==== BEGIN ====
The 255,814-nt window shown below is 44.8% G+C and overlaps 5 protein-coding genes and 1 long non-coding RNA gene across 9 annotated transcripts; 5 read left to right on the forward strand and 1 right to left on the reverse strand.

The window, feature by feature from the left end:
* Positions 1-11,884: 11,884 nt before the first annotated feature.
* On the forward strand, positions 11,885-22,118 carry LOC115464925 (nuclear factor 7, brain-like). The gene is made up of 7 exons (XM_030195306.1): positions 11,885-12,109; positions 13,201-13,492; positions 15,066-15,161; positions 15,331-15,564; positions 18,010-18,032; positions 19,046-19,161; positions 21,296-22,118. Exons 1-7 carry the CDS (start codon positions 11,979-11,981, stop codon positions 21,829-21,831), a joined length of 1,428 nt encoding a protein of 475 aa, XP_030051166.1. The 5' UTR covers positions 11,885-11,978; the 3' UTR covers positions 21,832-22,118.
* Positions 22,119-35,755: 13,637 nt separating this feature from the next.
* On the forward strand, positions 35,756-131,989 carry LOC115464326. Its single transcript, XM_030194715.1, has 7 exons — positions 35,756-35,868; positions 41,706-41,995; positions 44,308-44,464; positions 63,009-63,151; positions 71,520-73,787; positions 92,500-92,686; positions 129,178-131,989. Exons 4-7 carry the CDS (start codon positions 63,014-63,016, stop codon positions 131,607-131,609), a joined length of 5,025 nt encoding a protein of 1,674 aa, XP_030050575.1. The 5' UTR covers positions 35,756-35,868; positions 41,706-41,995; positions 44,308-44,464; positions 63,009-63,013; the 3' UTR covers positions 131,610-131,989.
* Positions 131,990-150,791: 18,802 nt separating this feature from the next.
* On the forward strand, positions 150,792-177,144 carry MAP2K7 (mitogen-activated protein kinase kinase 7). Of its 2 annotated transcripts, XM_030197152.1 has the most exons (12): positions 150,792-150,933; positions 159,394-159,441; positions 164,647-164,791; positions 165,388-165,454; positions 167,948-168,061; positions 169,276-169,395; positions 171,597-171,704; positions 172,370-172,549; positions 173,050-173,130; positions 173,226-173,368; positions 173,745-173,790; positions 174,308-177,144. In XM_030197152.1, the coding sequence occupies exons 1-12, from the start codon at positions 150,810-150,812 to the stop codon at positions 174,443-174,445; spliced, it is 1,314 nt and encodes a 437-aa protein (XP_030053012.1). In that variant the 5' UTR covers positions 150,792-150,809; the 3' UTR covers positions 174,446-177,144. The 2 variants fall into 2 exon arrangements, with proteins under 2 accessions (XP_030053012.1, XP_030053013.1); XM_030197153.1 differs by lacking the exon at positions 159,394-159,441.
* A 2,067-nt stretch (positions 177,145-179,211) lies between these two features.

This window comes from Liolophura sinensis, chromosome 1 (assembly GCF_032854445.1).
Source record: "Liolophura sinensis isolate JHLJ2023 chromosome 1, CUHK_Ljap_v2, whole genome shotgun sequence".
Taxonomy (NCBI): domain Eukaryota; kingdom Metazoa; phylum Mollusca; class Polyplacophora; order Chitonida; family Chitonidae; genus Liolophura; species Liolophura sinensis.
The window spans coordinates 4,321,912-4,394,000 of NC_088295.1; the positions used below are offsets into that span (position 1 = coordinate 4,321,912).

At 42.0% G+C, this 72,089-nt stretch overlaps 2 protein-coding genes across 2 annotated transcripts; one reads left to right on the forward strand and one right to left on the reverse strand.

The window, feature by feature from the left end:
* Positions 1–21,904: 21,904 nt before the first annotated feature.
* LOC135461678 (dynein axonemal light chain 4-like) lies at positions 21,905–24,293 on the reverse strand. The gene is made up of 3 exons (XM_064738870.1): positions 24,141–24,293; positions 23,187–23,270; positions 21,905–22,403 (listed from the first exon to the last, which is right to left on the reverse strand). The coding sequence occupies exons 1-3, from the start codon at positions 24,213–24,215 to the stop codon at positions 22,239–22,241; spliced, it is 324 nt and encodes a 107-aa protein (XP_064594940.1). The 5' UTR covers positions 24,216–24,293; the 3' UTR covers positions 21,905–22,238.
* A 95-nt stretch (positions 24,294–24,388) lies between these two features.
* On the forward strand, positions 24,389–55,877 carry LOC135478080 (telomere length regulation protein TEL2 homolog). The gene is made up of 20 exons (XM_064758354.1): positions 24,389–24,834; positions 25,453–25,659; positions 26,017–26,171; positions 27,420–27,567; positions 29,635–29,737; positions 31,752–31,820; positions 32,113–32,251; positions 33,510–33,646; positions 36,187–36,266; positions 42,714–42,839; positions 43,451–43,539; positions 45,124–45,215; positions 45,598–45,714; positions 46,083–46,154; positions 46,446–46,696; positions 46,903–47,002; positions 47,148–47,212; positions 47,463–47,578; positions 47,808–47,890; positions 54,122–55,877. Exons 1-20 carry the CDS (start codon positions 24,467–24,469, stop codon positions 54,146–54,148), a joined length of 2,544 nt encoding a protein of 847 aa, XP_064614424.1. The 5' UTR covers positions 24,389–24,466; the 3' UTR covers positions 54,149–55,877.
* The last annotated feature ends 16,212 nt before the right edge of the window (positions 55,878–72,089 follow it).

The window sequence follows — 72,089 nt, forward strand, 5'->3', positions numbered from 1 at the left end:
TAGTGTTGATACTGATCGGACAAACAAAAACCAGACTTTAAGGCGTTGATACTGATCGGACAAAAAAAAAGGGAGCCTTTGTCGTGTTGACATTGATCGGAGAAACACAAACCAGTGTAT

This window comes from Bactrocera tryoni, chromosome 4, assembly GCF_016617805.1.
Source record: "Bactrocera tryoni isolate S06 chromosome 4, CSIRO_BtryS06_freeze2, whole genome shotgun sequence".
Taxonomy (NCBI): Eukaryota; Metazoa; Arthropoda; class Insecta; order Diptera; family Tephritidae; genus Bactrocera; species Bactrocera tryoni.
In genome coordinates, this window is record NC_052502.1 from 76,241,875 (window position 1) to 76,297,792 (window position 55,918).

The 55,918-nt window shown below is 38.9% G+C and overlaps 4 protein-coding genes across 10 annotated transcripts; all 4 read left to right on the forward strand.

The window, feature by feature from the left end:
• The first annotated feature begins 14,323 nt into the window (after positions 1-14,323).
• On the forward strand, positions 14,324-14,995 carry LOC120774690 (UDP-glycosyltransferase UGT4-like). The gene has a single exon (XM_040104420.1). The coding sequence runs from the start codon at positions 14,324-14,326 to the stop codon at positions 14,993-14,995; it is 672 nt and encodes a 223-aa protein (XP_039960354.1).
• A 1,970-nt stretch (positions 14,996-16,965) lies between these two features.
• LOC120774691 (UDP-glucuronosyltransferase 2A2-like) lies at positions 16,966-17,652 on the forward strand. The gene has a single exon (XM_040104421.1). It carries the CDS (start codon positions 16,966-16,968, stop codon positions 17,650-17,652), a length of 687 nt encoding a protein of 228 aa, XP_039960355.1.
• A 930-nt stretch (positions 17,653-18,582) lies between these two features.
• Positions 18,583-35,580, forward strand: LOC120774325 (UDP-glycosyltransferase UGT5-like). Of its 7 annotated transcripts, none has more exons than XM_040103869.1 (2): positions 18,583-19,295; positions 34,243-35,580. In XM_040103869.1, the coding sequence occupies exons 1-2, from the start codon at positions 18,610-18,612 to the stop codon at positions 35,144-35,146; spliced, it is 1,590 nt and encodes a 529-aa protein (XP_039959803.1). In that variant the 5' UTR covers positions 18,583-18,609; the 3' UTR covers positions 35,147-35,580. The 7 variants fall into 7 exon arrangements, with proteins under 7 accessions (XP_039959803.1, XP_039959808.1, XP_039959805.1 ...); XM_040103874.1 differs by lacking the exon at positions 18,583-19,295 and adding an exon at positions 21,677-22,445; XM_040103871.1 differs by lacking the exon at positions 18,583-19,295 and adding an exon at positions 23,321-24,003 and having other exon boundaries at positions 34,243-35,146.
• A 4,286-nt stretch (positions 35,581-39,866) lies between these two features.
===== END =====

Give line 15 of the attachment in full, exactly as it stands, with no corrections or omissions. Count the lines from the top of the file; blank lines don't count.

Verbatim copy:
The window, feature by feature from the left end: